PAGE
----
Canadian Poultry Magazine

Tyson Enters Brazilian Poultry Industry

By Tyson Foods   

Features Profiles Researchers


Tyson enters Brazilian poultry industry
The world's largest meat and poultry processor, Tyson Foods, Inc., has announced that it is continuing the strategic expansion of its international business by investing in the Brazilian poultry industry.

Arkansas-based Tyson has signed purchase agreements with three poultry companies in southern Brazil.  Each is vertically integrated and offers the potential for domestic and international sales growth.  
Terms of the planned Brazilian transactions were not disclosed, however, company officials confirmed Tyson will acquire Macedo Agroindustrial and Avícola Itaiópolis (Avita), both located in the state of Santa Catarina, and will initially have 70 per cent ownership of Frangobrás in the state of Paraná.  Tyson expects to conclude all three transactions in the next 60 days.
Santa Catarina and Paraná are leading corn and soy-producing states in Brazil.  This is important since grain represents about half of the cost of raising a chicken.  Both Brazilian states also have excellent access to major ports for exporting products.
“Our investment in these companies is a key part of our international strategy, especially since Brazil is currently the world’s leading chicken exporter and third largest chicken producer behind the U.S. and China,” said Rick Greubel, group vice president and international president for Tyson Foods, which had sales of USD $26.9 billion in fiscal 2007, with chicken sales representing 31 percent of the total.
“The Brazilian population consumes about 37 kilos (81 pounds) of chicken per person per year compared to 45 kilos (99 pounds) in the U.S.,” he said.  “With the economic stability and a growing middle class, the per capita consumption of chicken will continue to increase in Brazil.  In addition, our Brazilian operations will give us greater access to markets that are currently buying little to no poultry from the U.S.”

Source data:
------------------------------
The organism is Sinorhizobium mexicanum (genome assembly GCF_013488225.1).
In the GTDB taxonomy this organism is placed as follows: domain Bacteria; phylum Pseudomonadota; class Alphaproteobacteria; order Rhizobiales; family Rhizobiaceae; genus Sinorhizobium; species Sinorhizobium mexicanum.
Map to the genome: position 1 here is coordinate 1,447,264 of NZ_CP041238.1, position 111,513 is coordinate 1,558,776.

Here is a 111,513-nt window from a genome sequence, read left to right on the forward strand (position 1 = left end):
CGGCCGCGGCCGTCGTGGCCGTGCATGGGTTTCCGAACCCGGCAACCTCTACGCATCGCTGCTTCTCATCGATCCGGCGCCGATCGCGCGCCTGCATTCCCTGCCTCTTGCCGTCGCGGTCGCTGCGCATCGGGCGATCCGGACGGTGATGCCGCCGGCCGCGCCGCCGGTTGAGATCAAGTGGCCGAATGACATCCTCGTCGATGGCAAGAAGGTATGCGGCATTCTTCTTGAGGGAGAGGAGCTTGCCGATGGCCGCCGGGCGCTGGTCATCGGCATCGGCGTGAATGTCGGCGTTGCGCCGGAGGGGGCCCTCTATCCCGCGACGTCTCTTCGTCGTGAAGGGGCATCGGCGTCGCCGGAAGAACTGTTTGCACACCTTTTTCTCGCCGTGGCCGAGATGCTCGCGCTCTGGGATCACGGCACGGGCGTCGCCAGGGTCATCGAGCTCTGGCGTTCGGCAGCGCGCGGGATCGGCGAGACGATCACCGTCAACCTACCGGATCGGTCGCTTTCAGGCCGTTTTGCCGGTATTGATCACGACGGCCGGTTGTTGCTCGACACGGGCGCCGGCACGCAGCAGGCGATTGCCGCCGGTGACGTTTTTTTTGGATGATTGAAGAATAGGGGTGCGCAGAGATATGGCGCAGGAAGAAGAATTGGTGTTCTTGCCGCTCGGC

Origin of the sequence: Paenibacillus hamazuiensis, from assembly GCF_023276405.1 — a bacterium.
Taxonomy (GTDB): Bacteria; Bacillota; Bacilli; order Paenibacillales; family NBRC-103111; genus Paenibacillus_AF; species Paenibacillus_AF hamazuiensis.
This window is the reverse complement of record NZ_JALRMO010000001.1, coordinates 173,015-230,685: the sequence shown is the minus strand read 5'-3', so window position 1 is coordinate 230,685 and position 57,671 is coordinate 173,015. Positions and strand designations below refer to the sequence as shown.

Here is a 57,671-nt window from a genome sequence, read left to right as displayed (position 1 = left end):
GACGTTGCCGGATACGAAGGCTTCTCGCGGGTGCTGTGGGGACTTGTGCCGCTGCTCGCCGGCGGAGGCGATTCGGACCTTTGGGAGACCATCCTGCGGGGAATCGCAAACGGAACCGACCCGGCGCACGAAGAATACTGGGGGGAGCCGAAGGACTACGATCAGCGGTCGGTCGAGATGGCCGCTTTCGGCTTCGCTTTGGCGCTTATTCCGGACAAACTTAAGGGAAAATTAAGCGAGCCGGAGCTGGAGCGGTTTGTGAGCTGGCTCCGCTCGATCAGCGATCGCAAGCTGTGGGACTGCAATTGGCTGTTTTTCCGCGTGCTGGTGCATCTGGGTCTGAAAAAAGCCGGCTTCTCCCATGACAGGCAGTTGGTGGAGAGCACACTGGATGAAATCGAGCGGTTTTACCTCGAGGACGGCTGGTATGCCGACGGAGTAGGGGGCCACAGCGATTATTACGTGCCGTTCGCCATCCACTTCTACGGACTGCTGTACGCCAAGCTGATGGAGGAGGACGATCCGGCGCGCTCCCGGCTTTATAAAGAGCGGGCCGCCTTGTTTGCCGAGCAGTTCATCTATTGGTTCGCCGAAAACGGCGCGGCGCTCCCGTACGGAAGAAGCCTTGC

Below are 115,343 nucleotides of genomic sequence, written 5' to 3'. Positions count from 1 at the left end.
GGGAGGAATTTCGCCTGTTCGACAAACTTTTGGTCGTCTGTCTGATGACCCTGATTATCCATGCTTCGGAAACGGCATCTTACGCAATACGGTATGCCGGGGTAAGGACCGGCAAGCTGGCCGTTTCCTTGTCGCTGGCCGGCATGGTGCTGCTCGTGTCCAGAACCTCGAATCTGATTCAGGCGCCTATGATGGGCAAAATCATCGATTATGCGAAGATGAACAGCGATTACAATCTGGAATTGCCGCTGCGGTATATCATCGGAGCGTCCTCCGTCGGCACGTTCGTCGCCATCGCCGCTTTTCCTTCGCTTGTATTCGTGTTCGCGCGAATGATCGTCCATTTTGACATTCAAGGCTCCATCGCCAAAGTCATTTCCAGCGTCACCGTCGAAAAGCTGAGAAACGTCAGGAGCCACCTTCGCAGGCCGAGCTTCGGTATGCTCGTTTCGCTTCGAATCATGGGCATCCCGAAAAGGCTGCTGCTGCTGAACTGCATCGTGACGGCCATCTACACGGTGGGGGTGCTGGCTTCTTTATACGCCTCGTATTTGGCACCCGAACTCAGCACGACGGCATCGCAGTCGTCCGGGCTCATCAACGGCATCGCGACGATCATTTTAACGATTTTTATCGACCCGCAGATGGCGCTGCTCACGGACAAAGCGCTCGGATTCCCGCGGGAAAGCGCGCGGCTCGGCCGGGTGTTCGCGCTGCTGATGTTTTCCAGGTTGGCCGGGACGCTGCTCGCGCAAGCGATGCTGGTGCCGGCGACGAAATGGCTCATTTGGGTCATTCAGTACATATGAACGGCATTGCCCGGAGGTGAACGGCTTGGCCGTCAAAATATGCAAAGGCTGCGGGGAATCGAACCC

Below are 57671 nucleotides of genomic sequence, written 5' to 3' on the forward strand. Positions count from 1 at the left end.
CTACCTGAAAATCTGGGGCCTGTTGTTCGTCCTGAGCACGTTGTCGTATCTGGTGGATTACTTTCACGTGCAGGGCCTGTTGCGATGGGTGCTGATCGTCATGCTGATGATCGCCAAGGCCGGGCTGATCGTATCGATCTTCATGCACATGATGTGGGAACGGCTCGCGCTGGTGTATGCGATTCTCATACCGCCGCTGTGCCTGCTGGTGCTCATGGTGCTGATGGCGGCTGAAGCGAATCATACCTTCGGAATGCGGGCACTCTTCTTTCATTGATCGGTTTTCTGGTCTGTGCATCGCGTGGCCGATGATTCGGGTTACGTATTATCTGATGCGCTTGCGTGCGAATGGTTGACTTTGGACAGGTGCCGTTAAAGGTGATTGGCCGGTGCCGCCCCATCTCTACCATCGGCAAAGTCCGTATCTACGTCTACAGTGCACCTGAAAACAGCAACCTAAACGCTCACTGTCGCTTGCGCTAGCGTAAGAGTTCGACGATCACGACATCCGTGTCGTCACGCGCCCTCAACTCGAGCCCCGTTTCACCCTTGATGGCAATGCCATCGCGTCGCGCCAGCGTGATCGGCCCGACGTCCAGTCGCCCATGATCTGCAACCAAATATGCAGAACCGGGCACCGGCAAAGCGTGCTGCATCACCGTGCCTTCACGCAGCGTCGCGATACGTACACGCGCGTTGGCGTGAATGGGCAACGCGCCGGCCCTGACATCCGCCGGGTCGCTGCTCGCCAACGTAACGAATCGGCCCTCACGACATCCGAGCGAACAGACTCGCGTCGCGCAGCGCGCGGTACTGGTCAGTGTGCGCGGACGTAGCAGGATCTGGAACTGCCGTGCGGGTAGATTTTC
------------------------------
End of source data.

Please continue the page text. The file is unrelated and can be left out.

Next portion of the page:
Macedo, based in São José, employs approximately 1,200 people and recorded sales of R$102 million in 2007.  Macedo is a strong retail chicken brand in southern Brazil.  The company also exports chicken to a variety of countries including the United Kingdom, Belgium, Spain, Hong Kong, Japan, South Africa and Yemen.  As a result of the transaction, Tyson plans to expand production, more than doubling the plant’s capacity to 176,000 birds per day. 
Avita and Frangobras are new poultry companies with tremendous growth potential.  Both recently built new, strategically-located plants that contain modern processing technology.  Avita, located in Itaiópolis, began operations in January 2008 and includes a network of contract poultry producers.  The company’s processing plant is involved in producing whole and cut-up frozen chicken primarily for the foodservice industry.  Frangobras, which is based in Campo Mourão and expects to start plant operations this month, relies on contract poultry producers.  The poultry processing facility will also be involved in the production of whole and cut-up chicken for both foodservice and retail customers.  Product from the two companies will be sold in the Brazilian domestic market as well as exported to several countries.
Tyson’s investment in Avita and Frangobras will enable each processing facility to increase daily chicken production to 320,000 birds.  Direct and indirect employment is also expected to grow.
Jóster Macedo, president of Macedo, has been selected to head all of the Brazilian operations to be acquired by Tyson.  “Jóster is an experienced, dynamic leader with excellent knowledge of the Brazilian poultry industry,” Greubel said.  “We have aggressive growth plans in Brazil and we are confident he has the qualifications to lead this process.
“The current management teams as well as other jobs at all three companies are expected to remain in place as we move forward with expansion plans,” said Greubel.  “The transition to expanded production will be gradual with our focus on the long-term success of these operations.”


Print this page


Stories continue below